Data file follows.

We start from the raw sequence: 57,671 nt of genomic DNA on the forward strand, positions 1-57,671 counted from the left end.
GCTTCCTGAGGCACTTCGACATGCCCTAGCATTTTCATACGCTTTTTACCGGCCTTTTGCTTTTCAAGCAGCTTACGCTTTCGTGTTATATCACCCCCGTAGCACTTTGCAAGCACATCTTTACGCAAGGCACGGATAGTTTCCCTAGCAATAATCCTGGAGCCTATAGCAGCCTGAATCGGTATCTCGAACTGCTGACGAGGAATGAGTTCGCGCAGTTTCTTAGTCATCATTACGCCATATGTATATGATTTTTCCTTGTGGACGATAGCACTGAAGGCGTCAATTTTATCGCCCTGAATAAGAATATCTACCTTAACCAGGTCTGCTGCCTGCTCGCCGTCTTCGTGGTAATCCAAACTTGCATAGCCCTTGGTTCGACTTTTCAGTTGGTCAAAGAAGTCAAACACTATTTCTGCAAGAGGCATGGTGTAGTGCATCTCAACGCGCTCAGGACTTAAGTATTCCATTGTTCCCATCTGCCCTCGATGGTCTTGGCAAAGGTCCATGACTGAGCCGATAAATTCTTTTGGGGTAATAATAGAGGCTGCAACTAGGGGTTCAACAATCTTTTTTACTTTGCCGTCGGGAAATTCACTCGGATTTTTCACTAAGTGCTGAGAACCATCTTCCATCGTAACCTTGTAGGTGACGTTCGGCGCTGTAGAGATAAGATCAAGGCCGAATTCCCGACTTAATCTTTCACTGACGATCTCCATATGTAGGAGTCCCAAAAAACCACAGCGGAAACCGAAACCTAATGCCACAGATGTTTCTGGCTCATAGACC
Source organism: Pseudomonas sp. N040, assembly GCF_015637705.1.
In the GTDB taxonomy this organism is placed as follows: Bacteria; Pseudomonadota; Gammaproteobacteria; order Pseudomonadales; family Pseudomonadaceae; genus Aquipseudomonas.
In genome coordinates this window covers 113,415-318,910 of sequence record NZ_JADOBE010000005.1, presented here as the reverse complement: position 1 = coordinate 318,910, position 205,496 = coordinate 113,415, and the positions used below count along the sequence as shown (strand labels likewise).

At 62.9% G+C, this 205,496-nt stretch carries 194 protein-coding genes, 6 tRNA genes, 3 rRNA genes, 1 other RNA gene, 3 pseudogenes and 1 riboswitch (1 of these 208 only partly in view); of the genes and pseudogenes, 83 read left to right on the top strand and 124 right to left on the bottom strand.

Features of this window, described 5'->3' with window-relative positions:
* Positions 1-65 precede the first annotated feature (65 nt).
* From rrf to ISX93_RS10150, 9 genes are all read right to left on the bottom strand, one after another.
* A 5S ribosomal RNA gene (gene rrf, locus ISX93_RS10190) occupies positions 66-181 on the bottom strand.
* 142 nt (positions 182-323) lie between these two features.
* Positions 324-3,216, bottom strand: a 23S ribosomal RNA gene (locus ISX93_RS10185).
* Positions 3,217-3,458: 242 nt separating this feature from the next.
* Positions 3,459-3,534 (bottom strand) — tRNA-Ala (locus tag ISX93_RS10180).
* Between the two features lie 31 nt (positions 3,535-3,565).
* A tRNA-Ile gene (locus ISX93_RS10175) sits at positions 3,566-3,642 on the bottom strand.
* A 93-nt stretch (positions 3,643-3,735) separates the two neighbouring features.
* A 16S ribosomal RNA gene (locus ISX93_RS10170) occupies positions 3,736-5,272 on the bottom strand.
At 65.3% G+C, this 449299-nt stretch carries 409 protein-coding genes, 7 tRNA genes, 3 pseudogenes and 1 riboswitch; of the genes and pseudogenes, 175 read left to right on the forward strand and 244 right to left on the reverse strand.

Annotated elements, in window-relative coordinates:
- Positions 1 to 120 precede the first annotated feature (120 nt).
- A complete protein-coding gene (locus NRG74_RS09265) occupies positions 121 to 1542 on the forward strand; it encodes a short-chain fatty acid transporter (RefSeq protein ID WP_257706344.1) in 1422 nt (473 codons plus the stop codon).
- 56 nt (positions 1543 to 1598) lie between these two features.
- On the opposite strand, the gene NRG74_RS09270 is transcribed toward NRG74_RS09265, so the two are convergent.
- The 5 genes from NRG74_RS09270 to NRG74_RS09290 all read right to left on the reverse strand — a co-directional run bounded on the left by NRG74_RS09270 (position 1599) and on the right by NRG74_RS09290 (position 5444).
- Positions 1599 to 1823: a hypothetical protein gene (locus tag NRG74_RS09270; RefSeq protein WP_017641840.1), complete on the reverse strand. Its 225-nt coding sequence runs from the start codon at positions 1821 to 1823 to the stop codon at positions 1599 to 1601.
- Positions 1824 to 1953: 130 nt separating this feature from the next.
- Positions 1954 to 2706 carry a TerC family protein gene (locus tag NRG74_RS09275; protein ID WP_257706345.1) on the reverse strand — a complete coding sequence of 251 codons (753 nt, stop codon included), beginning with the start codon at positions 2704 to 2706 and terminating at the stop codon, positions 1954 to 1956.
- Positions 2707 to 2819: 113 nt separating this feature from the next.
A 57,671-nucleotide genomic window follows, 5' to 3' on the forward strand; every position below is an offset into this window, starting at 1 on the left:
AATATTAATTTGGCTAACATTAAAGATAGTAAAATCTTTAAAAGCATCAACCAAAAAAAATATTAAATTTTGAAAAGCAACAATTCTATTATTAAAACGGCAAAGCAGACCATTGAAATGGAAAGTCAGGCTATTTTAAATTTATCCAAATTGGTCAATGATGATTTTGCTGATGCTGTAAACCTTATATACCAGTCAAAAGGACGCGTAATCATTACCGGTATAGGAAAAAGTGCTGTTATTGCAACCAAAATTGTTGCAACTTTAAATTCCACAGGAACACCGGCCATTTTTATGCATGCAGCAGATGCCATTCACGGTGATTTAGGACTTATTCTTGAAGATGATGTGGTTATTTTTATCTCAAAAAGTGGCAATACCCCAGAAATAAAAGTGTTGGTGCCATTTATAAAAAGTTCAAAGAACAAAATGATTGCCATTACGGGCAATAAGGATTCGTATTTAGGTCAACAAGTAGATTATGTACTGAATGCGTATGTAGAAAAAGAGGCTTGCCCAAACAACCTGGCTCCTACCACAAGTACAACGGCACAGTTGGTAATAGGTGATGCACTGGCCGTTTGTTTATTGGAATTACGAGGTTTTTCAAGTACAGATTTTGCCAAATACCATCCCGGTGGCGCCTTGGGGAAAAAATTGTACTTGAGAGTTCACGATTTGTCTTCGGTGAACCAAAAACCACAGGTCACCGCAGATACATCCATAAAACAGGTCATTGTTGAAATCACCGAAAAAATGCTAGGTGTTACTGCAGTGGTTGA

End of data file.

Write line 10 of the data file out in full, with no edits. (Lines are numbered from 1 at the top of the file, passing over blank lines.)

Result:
* A 5S ribosomal RNA gene (gene rrf, locus ISX93_RS10190) occupies positions 66-181 on the bottom strand.